key my gas fee into her register.
She was a young woman of tremendous
girth with bad skin and the warmth of a Mason jar. Not
once did her eyes meet mine. But, I noticed she was
chewing. Vigorously. Whatever was in her mouth required
major effort. This is the exchange we had:
"What are you chewing?" Continuing to stare
at her register, she points to a cylindrical plastic
container that holds, "Bubba's Hearty Beef Jerky."
I pick up the container and read the ingredients. My
naivete' is showing; I am shocked. Aside from dried
beef, there is an entire paragraph of chemical names
as part of the ingredients, with sugar being the second
ingredient after meat.
"Wow, do you know what's in this? It's all chemicals!"
Now she turns to me; an isolated side rotation of her
neck almost robotically. She tilts her head down as
if peering over imaginary bifocals and shrugs her shoulders
helplessly as she manages to utter two words: "Tastes
For most human organisms, excessive
fat, animal protein and concentrated sweetenersour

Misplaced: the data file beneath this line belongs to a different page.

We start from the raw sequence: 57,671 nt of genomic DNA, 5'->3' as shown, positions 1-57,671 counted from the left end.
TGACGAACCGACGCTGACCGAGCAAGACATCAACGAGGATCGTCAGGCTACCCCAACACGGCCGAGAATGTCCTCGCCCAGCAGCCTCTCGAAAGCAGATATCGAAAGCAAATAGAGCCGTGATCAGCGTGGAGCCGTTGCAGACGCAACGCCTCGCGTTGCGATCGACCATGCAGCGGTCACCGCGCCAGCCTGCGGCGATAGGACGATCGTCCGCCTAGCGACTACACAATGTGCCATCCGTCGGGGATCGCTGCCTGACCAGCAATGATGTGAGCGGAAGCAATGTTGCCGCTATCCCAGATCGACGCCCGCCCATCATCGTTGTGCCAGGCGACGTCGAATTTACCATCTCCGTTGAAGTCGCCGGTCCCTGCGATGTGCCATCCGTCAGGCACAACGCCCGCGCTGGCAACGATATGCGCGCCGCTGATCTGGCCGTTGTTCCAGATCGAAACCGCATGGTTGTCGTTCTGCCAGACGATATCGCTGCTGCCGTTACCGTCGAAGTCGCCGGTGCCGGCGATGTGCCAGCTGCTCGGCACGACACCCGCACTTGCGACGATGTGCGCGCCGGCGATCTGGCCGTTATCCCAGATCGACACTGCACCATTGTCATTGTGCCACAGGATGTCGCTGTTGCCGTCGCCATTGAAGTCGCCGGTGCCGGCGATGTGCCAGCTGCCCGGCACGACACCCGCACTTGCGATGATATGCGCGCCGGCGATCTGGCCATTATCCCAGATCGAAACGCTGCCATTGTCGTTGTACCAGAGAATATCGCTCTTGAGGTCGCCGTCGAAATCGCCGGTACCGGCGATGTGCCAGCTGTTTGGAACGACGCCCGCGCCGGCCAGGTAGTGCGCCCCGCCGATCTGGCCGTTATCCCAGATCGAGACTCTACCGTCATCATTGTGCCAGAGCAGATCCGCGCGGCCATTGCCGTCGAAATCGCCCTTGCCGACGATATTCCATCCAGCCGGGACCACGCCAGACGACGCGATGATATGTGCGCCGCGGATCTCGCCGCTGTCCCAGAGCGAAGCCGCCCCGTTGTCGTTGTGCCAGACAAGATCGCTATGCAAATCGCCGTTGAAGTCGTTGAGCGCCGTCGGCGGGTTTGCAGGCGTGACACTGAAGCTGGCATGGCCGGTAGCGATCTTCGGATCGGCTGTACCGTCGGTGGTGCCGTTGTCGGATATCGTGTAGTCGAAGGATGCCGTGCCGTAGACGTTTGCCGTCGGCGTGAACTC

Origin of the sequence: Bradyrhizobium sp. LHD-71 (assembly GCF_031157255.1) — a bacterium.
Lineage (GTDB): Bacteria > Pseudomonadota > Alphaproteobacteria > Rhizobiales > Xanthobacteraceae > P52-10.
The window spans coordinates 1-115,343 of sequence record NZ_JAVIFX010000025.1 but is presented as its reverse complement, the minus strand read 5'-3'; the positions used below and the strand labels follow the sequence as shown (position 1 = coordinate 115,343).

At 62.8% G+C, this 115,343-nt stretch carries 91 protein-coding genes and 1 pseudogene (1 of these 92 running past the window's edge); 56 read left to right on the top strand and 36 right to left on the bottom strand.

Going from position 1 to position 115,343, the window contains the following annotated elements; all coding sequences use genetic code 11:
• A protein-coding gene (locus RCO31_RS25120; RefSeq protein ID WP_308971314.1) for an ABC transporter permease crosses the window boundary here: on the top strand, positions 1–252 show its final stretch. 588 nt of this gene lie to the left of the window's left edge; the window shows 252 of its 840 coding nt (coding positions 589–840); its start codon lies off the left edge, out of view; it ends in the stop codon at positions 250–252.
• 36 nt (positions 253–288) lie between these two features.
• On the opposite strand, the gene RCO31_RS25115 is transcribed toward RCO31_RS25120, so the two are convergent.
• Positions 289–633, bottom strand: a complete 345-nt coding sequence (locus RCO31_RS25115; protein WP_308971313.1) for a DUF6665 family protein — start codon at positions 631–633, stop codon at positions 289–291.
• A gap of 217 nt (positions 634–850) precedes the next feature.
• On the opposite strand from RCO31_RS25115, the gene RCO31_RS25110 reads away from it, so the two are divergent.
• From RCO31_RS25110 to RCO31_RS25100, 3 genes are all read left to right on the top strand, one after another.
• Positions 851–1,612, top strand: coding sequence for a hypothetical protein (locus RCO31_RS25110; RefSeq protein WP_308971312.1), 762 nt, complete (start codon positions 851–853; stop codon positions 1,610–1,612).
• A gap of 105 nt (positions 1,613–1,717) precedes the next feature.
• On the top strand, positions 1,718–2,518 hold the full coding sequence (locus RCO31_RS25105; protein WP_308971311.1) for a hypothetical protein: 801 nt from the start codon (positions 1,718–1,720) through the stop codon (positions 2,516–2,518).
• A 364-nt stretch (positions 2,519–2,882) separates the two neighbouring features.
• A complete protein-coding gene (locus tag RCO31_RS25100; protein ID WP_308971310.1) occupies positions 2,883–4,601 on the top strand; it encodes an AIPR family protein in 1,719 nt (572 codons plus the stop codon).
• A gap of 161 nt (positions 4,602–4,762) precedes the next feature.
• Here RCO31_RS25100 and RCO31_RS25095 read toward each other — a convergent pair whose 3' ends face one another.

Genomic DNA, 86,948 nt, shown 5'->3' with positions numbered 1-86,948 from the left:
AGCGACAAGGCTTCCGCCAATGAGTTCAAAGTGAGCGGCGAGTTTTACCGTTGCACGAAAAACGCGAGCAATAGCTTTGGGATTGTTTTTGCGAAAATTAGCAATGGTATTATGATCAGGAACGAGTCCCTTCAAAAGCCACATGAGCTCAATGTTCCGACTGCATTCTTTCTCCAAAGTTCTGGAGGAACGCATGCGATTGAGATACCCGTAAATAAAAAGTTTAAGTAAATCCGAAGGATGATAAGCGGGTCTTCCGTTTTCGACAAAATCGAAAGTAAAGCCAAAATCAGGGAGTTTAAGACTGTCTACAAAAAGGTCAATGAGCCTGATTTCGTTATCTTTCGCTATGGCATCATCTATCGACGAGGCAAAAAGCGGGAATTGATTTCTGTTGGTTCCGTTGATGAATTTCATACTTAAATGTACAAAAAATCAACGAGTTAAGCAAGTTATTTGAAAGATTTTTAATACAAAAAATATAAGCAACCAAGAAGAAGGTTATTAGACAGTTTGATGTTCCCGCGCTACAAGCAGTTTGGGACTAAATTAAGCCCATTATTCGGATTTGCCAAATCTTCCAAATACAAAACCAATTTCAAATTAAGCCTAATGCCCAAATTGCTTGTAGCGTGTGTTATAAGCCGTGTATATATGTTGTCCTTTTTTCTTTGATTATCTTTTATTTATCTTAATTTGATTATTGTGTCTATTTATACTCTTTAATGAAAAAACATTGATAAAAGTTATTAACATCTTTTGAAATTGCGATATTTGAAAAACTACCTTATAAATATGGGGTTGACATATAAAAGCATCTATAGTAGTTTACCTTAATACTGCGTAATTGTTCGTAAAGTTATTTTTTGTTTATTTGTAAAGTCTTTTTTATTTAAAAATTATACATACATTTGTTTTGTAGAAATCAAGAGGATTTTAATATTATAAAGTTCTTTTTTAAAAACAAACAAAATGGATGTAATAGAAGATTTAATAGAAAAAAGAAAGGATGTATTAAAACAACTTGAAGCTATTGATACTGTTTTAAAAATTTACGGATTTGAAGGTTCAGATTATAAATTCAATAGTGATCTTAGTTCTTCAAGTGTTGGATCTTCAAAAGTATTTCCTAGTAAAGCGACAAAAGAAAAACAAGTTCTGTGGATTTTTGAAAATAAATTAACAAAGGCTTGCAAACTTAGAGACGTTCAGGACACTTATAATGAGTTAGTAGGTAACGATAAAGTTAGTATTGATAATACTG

modern staple foodsmight be temporarily satisfying
but in excess, can be potentially deadly except
for my neighbor who is 91 and looks like he lives on
baked scrap leather. He tells me he, "eats everything."
Worse, he even enjoys it. Imagine that! But I've seen
him eat. And they guy lives on garbage. But, he eats
like a bird. No, not a vulture. A sparrow big
difference. He takes the "minimum." And, somehow,
it works for him.
Ohsawa was an advocate of eating
the minimum; staying slightly hungry, keeping active.
If you have strong passions and things that you want
to do in life, this comes naturally, because your are
feeding a bigger appetite. But, if you are bored by
your current life, what's the incentive to suddenly
If we're discussing the volume
of food we consume, I think it would be essential to